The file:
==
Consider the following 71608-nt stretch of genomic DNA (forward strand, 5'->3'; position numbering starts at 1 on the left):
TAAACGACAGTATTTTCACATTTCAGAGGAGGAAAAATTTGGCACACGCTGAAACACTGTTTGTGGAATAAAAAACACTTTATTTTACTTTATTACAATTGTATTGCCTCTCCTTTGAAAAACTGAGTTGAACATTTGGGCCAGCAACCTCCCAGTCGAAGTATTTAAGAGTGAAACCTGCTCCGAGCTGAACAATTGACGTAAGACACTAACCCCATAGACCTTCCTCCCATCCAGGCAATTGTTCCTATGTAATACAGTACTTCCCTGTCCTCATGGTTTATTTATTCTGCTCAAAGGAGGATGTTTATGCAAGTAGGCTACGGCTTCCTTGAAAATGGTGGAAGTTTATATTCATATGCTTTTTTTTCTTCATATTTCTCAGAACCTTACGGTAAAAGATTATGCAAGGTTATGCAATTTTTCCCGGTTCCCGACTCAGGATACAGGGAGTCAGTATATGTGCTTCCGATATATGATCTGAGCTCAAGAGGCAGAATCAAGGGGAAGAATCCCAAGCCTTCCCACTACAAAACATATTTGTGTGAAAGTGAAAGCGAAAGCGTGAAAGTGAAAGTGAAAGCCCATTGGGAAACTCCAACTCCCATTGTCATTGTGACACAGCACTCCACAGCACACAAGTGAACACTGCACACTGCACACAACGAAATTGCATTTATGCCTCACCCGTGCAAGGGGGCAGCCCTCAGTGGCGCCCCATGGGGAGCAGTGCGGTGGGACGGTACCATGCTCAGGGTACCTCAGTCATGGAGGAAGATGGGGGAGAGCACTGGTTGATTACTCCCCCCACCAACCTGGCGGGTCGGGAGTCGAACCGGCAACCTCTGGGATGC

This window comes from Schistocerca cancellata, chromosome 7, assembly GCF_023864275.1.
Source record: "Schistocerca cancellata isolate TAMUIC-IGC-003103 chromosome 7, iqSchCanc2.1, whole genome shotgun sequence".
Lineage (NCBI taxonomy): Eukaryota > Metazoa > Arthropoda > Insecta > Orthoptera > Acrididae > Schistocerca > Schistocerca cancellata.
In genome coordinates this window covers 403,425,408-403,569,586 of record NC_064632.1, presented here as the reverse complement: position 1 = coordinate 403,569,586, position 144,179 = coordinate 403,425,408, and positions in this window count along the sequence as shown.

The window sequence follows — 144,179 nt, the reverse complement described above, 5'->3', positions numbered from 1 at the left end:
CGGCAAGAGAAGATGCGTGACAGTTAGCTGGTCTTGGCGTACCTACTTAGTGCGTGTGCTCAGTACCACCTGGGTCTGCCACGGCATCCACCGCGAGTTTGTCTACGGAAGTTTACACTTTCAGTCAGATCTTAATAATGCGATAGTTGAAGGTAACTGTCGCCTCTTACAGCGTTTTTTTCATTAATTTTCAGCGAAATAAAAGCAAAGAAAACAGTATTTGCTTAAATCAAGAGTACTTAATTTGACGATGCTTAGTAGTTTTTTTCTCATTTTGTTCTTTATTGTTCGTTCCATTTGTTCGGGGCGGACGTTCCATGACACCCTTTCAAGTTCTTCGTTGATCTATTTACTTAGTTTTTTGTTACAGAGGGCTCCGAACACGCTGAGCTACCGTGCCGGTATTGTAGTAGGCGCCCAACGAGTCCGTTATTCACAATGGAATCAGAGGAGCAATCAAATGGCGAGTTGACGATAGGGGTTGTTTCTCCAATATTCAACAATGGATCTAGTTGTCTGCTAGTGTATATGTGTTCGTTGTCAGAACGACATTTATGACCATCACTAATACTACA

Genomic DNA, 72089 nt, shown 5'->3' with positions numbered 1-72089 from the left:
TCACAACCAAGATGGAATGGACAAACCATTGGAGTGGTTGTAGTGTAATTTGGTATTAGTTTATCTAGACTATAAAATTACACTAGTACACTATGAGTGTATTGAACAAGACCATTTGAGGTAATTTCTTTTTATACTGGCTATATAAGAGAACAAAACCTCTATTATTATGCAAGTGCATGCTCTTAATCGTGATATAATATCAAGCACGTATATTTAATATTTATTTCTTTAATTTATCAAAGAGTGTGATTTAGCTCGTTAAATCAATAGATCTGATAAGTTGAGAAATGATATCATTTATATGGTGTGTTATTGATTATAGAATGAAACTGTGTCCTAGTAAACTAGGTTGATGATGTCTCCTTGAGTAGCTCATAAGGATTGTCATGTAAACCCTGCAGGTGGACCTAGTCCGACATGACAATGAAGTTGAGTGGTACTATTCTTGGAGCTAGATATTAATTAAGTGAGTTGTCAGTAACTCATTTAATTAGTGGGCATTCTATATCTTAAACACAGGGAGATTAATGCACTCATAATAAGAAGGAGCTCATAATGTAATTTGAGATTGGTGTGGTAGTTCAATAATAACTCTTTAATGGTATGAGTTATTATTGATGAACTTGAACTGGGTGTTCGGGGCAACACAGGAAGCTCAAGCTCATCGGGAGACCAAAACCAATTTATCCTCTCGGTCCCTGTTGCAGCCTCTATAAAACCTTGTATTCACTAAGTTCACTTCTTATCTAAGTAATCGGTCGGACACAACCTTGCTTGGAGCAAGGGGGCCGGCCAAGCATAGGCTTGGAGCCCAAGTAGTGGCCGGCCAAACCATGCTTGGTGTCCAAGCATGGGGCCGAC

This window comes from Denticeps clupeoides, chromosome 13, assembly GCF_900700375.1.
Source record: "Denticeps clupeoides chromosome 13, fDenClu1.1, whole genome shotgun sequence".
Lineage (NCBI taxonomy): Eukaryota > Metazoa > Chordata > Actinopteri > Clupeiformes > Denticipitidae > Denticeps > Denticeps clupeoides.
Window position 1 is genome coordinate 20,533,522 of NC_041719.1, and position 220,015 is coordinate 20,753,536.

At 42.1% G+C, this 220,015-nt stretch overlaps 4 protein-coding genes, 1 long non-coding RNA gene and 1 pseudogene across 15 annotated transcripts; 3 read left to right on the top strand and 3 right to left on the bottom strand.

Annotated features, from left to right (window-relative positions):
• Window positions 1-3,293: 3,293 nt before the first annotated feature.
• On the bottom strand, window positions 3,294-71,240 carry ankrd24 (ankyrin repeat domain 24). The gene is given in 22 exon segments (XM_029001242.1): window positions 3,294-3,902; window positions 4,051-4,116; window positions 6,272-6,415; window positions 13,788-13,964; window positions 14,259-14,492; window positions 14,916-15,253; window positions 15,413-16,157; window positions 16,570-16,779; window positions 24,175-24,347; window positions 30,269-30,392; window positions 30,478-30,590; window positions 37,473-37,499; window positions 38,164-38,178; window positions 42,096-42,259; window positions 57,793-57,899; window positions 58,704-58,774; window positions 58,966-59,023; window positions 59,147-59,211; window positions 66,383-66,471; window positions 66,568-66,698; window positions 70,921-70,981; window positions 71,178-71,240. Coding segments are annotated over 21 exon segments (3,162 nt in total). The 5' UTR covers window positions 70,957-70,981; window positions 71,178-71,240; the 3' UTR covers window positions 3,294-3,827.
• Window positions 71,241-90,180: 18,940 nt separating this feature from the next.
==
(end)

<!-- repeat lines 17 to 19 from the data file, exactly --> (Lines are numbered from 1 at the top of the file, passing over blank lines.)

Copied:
• Window positions 1-3,293: 3,293 nt before the first annotated feature.
• On the bottom strand, window positions 3,294-71,240 carry ankrd24 (ankyrin repeat domain 24). The gene is given in 22 exon segments (XM_029001242.1): window positions 3,294-3,902; window positions 4,051-4,116; window positions 6,272-6,415; window positions 13,788-13,964; window positions 14,259-14,492; window positions 14,916-15,253; window positions 15,413-16,157; window positions 16,570-16,779; window positions 24,175-24,347; window positions 30,269-30,392; window positions 30,478-30,590; window positions 37,473-37,499; window positions 38,164-38,178; window positions 42,096-42,259; window positions 57,793-57,899; window positions 58,704-58,774; window positions 58,966-59,023; window positions 59,147-59,211; window positions 66,383-66,471; window positions 66,568-66,698; window positions 70,921-70,981; window positions 71,178-71,240. Coding segments are annotated over 21 exon segments (3,162 nt in total). The 5' UTR covers window positions 70,957-70,981; window positions 71,178-71,240; the 3' UTR covers window positions 3,294-3,827.
• Window positions 71,241-90,180: 18,940 nt separating this feature from the next.